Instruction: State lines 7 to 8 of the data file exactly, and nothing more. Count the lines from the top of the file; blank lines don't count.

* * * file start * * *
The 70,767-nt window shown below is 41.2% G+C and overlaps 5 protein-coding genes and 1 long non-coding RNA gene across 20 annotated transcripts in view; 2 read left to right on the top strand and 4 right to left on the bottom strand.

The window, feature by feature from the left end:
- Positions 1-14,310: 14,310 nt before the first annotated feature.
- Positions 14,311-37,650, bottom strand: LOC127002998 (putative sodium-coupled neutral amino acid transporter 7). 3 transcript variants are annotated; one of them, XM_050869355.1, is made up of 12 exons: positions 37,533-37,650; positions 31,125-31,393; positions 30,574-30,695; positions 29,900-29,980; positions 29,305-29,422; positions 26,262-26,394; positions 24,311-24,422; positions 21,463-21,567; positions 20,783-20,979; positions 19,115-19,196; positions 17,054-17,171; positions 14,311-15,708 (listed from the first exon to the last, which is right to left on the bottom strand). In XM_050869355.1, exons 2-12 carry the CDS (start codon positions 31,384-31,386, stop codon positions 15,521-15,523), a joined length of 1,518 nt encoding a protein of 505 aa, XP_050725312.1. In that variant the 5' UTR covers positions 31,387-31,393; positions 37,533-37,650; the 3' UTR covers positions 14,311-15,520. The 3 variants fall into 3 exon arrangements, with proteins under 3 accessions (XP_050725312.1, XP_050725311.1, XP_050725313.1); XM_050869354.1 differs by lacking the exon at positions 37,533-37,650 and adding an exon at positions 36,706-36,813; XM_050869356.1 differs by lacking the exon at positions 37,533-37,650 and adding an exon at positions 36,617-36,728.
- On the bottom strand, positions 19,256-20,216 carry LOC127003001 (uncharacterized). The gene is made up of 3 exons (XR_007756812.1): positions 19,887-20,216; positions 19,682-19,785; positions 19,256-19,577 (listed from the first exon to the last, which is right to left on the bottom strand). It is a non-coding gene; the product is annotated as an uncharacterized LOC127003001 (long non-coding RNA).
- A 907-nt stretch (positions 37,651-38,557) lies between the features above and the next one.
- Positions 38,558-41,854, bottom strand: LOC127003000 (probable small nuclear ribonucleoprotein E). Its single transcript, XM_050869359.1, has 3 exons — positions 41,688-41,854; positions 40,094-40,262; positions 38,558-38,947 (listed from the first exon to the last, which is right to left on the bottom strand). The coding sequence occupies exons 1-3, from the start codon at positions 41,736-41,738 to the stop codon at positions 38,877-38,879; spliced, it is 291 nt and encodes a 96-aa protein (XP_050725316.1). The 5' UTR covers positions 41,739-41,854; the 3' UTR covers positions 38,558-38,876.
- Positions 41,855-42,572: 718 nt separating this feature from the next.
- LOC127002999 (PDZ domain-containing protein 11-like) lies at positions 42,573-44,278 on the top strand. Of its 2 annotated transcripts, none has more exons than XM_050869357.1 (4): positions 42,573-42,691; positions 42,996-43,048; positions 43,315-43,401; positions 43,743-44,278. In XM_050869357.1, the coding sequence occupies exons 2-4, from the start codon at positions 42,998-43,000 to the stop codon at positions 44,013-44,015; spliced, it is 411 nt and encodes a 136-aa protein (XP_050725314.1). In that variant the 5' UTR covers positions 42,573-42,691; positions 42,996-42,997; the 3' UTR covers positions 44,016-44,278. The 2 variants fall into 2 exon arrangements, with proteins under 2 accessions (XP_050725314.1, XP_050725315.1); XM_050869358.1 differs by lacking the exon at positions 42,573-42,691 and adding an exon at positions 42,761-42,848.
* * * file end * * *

- Positions 38,558-41,854, bottom strand: LOC127003000 (probable small nuclear ribonucleoprotein E). Its single transcript, XM_050869359.1, has 3 exons — positions 41,688-41,854; positions 40,094-40,262; positions 38,558-38,947 (listed from the first exon to the last, which is right to left on the bottom strand). The coding sequence occupies exons 1-3, from the start codon at positions 41,736-41,738 to the stop codon at positions 38,877-38,879; spliced, it is 291 nt and encodes a 96-aa protein (XP_050725316.1). The 5' UTR covers positions 41,739-41,854; the 3' UTR covers positions 38,558-38,876.
- Positions 41,855-42,572: 718 nt separating this feature from the next.